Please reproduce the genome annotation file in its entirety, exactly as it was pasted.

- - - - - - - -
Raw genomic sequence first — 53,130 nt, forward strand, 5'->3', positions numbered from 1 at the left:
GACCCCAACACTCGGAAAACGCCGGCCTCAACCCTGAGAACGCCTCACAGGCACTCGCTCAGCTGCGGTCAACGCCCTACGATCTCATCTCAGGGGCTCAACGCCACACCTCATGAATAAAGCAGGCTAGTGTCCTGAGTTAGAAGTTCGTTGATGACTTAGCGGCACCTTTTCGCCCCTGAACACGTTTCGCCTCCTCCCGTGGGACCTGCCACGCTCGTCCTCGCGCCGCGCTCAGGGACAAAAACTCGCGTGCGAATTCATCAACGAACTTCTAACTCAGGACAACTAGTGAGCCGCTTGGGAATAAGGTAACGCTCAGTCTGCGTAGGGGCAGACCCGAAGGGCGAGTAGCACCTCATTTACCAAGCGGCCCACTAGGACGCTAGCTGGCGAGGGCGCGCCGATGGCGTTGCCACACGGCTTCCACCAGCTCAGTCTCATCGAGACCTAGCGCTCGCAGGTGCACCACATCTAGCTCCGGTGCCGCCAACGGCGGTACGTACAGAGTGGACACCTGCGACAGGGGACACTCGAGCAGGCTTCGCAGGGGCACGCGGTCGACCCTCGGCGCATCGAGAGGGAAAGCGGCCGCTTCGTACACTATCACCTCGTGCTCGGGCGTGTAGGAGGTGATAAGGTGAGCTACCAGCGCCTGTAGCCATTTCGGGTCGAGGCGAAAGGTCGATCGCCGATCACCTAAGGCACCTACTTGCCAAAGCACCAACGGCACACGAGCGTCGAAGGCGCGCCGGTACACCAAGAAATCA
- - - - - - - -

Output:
Raw genomic sequence first — 53,130 nt, forward strand, 5'->3', positions numbered from 1 at the left:
GACCCCAACACTCGGAAAACGCCGGCCTCAACCCTGAGAACGCCTCACAGGCACTCGCTCAGCTGCGGTCAACGCCCTACGATCTCATCTCAGGGGCTCAACGCCACACCTCATGAATAAAGCAGGCTAGTGTCCTGAGTTAGAAGTTCGTTGATGACTTAGCGGCACCTTTTCGCCCCTGAACACGTTTCGCCTCCTCCCGTGGGACCTGCCACGCTCGTCCTCGCGCCGCGCTCAGGGACAAAAACTCGCGTGCGAATTCATCAACGAACTTCTAACTCAGGACAACTAGTGAGCCGCTTGGGAATAAGGTAACGCTCAGTCTGCGTAGGGGCAGACCCGAAGGGCGAGTAGCACCTCATTTACCAAGCGGCCCACTAGGACGCTAGCTGGCGAGGGCGCGCCGATGGCGTTGCCACACGGCTTCCACCAGCTCAGTCTCATCGAGACCTAGCGCTCGCAGGTGCACCACATCTAGCTCCGGTGCCGCCAACGGCGGTACGTACAGAGTGGACACCTGCGACAGGGGACACTCGAGCAGGCTTCGCAGGGGCACGCGGTCGACCCTCGGCGCATCGAGAGGGAAAGCGGCCGCTTCGTACACTATCACCTCGTGCTCGGGCGTGTAGGAGGTGATAAGGTGAGCTACCAGCGCCTGTAGCCATTTCGGGTCGAGGCGAAAGGTCGATCGCCGATCACCTAAGGCACCTACTTGCCAAAGCACCAACGGCACACGAGCGTCGAAGGCGCGCCGGTACACCAAGAAATCA